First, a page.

No Skating SignGuest blog from Rachel Williams, professional copywriter.

In a Sochi-inspired moment I recently arranged a trip to our local ice skating rink. Call it a desire to be Jayne Torvill just for a little while (yep, that magical Bolero routine of 30 years ago still has me hooked), call it something to do on a grotty Sunday afternoon, it was something we were all looking forward to.

I even managed to impress my eldest (“You’re actually really good, Mum,” spoken in a slight incredulous way!). That’s how much fun I was having, so much so that at the end of the session I decided to scoot round just one last time. And that’s when I fell. I still have no idea how it happened. One minute I was gliding along, the next I was on my backside with a member of staff asking if I was okay. Naturally, I insisted I was fine and carried on to complete that last lap. And then got my boots off. And then helped the kids with theirs. But finally I had to come clean and admit that there was something very wrong with my wrist.

So I spent the obligatory 3-4 hours in A&E and returned home in plaster, having been told I’d broken my right wrist. Not the best news for a copywriter – I had successfully damaged one of the two key tools of my trade! My reaction was to panic, so thank goodness that Sarah took me in hand (pardon the pun!) and told me about Dragon Dictate, a free voice recognition app that turns speech to text. It meant that in my darkest hour – no matter how cheerfully bright the red of my plaster was – I could still get work out, if somewhat slower than usual.

I’ve never tried any form of dictation before, and it does feel weird talking to yourself, but I can understand why this app gets such good user reviews. Once it’s on your phone it’s simply a case of speaking clearly and the text then appears in an editable form. You can then post directly to Twitter or Facebook or send the text as an email, which is what I do. Typing is therefore minimised and I just have to edit here and there. The only drawback I’ve discovered is that to write an article of about 500 words takes about five emails (but a lot of that is me getting tongue tied!) and some glorious mis-translation – I think that ‘for anyone who is out and about and gets ideas on the moon’ was meant to be ‘on the move’! And it is. The link to social media is great and if you do get thoughts and ideas you can quickly chat into your phone, email it and revisit that thought later when it’s more convenient.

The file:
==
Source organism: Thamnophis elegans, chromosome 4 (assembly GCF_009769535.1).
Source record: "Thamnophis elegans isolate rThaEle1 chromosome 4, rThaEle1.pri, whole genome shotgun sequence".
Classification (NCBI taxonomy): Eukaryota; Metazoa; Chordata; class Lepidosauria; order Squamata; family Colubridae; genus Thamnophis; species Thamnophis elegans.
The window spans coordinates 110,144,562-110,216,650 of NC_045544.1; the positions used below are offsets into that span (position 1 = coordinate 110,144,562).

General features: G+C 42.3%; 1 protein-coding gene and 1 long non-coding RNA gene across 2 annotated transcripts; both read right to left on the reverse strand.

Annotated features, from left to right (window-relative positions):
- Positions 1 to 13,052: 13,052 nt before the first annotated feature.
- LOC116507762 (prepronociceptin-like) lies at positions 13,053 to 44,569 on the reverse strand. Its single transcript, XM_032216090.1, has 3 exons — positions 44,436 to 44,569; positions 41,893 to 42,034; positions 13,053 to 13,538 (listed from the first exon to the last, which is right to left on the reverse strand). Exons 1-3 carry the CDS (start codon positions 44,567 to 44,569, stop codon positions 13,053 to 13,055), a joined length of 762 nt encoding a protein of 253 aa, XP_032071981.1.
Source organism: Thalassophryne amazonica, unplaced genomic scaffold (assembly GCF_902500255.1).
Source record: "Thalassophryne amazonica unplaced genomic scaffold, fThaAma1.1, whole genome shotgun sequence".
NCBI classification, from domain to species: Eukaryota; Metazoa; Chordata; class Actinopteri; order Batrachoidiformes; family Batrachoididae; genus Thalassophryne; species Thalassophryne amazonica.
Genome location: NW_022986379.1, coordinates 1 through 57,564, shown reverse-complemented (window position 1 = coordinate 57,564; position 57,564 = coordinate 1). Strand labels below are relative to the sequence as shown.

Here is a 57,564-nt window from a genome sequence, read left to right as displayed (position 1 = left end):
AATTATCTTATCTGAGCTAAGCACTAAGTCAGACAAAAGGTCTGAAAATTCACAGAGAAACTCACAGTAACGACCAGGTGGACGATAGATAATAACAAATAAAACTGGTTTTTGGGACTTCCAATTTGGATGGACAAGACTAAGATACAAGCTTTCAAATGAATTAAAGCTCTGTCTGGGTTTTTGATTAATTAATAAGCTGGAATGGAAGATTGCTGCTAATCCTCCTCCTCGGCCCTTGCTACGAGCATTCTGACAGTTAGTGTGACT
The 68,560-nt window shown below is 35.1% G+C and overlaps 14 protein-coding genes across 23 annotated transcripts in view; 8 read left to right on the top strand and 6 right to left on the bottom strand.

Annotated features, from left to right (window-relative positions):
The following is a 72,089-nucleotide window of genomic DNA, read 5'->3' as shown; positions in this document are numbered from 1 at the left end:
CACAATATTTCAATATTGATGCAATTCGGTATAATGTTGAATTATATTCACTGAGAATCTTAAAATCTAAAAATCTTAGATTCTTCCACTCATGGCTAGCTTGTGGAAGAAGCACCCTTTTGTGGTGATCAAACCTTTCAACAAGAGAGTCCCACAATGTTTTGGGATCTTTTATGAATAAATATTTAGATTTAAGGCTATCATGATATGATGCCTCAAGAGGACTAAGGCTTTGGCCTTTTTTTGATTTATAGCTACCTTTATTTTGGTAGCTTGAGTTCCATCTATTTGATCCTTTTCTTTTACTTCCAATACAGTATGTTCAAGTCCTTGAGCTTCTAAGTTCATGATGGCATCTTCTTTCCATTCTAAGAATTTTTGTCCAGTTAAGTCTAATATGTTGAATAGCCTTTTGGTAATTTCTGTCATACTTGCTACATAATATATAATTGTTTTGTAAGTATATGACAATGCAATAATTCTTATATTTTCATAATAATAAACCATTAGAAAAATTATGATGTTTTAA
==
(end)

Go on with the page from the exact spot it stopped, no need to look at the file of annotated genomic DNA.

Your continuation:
Dragon Dictate can also be purchased and installed on Macs, and there are several different languages and packages available. Maybe I should have bought the healthcare version, then I could wax lyrical about complex non-displaced distal radius fractures!

So Dragon Dictate has allowed me to continue working and I’m now concentrating on healing in time for skiing. Still inspired by Sochi (who saw Team GB’s James ‘Woodsy’ Woods performing in the Men’s Ski Slopestyle despite a hip injury, or Germany’s Amelie Kober take the bronze medal in the Women’s parallel Slalom whilst carrying what looked like a very painful elbow injury!) I am determined that I will still enjoy the white stuff. And this year I’ll be able to capture all those snippets of stories and poems that come into my head while I’m out on the slopes – not to mention posting messages on Facebook to friends back home – thanks to some very nifty software.